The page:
Iceland, Day 2


April 7, 2018


the golden circle \ the south

Behind the Scenes:

One of us captured Geysir erupting on the first try (Ava). The other needed a few attempts (Cam).

The Scene:

The Golden Circle is a popular tourist route that swings out southwest in a five-to-six hour round trip from Reykjavík. It includes an all-star line up of Icelandic sights: Geysir, Gullfoss and Þingvellir National Park. It was a day of firsts: first day on the road, first live geysir, first Icelandic horse spottings, and first waterfall of the trip.

Geysir is the largest and most active geysir in a steaming, sulfuric geothermal area that looks so prehistoric that a dinosaur wouldn't have been out of place. Geysir erupts every five minutes or so in a dramatic plume of mist and steam. We sat in the back of our car and ate lunch, enjoying the sunny weather and a beautiful view.

Gullfoss is Niagara Falls-esque in size. You can walk up to a vantage point far above the snowy falls to get the bird's eye view. Gullfoss even gave us a brief rainbow, the first and only one we saw.

Our last stop was Þingvellir National Park which is geographically and historically unique. Geographically, the North American and Eurasian continental plates meet in the middle of the park. You can scuba dive down the Silfra rift and touch both plates at once. Historically, Þingvellir is the site of the founding of one of the oldest democracies. In the year 930, Icelandic families began an annual summer pilgrimage to Lögberg , or Law Rock. Here, a Lawspeaker (lögsögumaður) would recite from memory 1/3 of the Icelandic body of law. Lögberg marked the beginning of the Icelandic parliament, the Alþingi, which still exists to this day.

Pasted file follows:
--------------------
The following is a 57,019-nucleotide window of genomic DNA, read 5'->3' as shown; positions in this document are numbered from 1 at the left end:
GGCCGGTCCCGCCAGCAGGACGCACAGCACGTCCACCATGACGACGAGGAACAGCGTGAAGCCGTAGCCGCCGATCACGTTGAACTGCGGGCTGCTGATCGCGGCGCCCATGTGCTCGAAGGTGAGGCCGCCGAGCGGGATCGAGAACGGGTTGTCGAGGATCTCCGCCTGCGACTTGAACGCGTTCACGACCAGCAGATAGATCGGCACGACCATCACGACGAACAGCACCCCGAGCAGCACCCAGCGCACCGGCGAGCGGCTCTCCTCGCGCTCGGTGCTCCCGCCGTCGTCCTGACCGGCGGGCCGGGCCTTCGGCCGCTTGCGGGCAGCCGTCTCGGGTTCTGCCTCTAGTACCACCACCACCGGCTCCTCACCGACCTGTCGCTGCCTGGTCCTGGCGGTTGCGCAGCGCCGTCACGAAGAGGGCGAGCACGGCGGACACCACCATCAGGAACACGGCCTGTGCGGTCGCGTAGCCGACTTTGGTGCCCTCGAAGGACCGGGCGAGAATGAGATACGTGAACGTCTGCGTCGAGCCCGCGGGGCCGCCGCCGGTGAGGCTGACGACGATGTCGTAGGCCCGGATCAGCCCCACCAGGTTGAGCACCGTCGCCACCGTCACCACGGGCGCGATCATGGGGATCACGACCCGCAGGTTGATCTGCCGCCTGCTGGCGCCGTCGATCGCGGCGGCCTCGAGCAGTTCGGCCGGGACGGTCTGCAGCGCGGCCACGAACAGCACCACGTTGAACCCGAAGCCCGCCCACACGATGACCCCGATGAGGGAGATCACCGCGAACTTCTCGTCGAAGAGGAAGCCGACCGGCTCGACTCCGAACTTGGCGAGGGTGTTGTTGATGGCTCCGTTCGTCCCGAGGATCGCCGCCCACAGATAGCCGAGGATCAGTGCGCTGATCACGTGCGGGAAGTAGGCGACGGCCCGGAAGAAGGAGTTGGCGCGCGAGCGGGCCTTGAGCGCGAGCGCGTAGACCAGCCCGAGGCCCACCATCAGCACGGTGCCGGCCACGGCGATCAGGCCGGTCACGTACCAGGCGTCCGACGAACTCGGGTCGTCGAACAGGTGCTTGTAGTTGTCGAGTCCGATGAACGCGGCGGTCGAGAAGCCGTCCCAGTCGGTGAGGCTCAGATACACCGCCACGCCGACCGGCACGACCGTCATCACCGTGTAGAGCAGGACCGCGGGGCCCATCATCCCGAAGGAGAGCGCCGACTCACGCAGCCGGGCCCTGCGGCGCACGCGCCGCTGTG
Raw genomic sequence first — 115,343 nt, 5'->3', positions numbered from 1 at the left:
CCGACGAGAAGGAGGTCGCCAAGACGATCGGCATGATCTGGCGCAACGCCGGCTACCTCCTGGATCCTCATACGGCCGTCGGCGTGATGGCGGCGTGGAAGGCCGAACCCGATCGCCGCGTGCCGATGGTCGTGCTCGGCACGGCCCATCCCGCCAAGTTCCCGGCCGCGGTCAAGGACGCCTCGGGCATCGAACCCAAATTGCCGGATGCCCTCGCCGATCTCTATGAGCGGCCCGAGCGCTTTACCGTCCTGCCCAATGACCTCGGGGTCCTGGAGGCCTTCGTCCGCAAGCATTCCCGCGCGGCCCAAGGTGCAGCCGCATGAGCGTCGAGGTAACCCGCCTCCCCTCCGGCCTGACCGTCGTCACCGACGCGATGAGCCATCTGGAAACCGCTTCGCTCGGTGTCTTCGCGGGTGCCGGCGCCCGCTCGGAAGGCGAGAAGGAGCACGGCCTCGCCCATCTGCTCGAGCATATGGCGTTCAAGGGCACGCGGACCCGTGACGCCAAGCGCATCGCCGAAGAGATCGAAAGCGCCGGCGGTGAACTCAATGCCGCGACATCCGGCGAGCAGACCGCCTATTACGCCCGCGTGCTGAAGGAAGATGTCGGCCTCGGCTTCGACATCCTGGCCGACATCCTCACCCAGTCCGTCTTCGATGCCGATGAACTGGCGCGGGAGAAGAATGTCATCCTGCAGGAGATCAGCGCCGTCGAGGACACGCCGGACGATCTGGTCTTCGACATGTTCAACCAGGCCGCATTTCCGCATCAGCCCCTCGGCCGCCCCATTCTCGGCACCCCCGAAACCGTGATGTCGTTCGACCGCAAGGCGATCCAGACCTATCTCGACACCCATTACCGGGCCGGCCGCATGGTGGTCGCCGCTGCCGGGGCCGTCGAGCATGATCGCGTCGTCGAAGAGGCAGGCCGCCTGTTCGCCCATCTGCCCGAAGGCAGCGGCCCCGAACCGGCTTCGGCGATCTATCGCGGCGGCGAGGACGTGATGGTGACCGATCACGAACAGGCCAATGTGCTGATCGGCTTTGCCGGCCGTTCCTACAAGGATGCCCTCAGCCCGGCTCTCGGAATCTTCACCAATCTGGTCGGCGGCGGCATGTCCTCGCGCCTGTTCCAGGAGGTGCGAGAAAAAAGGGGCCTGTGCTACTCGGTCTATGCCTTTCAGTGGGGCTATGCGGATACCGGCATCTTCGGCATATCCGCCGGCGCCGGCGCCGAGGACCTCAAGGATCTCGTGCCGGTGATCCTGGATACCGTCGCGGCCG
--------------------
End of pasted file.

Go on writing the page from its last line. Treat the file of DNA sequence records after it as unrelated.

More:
Iceland takes its natural beauty and long history seriously, and nowhere is that better showcased than at Þingvellir. 


-Selfoss is a small town on the Golden Circle route, not a waterfall as its name might suggest. But it has a great Subway!

-There are more than 10,000 waterfalls in Iceland. We saw about 10.

-"Þ" makes a "th" sound, so 'Þingvellir" sounds like "Thingvellir", and "Alþingi" is the "Althing".

-The sun sets around 8:30 PM in Iceland in the spring and it stays light until about 9:00 PM. Longer days = more exploring time!